I know my hardware clock is based on a simple quartz clock and will go out of sync over time, but system time is based on the CPU clock and is super accurate as a result.

I'm not in an environment where I can use NTP so I need to know, will the system clock automatically sync back to the hw clock to keep it from drifting?

If it doesn't, I'll need to set up a cron job or something to call hwclock to sync back to the hw clock. Everything is set to UTC so that shouldn't be a concern.


I think this page provides the best answer:

2. How Linux Keeps Track of Time

2.1 Basic Strategies

A Linux system actually has two clocks: One is the battery powered "Real Time Clock" (also known as the "RTC", "CMOS clock", or "Hardware clock") which keeps track of time when the system is turned off but is not used when the system is running. The other is the "system clock" (sometimes called the "kernel clock" or "software clock") which is a software counter based on the timer interrupt. It does not exist when the system is not running, so it has to be initialized from the RTC (or some other time source) at boot time. References to "the clock" in the ntpd documentation refer to the system clock, not the RTC.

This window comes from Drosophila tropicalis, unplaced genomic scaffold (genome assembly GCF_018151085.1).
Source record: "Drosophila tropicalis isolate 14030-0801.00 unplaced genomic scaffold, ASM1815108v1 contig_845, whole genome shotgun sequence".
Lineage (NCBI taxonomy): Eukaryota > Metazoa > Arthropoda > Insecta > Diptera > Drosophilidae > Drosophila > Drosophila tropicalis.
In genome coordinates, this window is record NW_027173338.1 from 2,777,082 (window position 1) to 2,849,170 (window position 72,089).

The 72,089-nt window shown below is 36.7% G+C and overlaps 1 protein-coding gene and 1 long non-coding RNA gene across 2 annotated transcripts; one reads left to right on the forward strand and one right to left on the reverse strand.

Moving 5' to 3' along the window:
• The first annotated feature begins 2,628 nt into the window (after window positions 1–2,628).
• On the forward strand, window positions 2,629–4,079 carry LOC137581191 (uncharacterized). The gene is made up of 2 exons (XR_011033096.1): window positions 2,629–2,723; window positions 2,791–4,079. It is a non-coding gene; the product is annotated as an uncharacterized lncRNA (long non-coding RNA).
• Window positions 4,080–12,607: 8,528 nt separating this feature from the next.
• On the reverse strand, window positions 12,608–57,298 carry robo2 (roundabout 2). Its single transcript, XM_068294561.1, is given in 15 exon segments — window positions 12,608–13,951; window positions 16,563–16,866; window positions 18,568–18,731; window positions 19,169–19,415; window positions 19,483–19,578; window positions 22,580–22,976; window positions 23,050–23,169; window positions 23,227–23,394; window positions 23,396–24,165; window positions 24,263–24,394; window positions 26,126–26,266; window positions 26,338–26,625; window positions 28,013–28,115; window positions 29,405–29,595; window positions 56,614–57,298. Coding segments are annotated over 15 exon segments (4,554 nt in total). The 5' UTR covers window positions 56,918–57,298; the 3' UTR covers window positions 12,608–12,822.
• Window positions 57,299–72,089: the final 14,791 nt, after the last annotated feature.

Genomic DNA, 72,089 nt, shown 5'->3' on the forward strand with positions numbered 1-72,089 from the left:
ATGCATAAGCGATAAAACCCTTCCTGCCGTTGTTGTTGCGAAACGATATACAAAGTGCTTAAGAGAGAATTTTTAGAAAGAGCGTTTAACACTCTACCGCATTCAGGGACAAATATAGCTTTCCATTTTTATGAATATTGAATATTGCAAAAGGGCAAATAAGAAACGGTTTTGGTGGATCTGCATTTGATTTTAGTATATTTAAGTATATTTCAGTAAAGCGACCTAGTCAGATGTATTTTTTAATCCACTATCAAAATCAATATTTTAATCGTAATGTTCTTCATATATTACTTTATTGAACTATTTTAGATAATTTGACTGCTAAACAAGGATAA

The two clocks will drift at different rates, so they will gradually drift apart from each other, and also away from the "real" time. The simplest way to keep them on time is to measure their drift rates and apply correction factors in software. Since the RTC is only used when the system is not running, the correction factor is applied when the clock is read at boot time, using clock(8) or hwclock(8). The system clock is corrected by adjusting the rate at which the system time is advanced with each timer interrupt, using adjtimex(8).

A crude alternative to adjtimex(8) is to have chron run clock(8) or hwclock(8) periodically to sync the system time to the (corrected) RTC. This was recommended in the clock(8) man page, and it works if you do it often enough that you don't cause large "jumps" in the system time, but adjtimex(8) is a more elegant solution. Some applications may complain if the time jumps backwards.

The next step up in accuracy is to use a program like ntpd to read the time periodically from a network time server or radio clock, and continuously adjust the rate of the system clock so that the times always match, without causing sudden "jumps" in the system time. If you always have a network connection at boot time, you can ignore the RTC completely and use ntpdate (which comes with the ntpd package) to initialize the system clock from a time server-- either a local server on a LAN, or a remote server on the internet. But if you sometimes don't have a network connection, or if you need the time to be accurate during the boot sequence before the network is active, then you need to maintain the time in the RTC as well.


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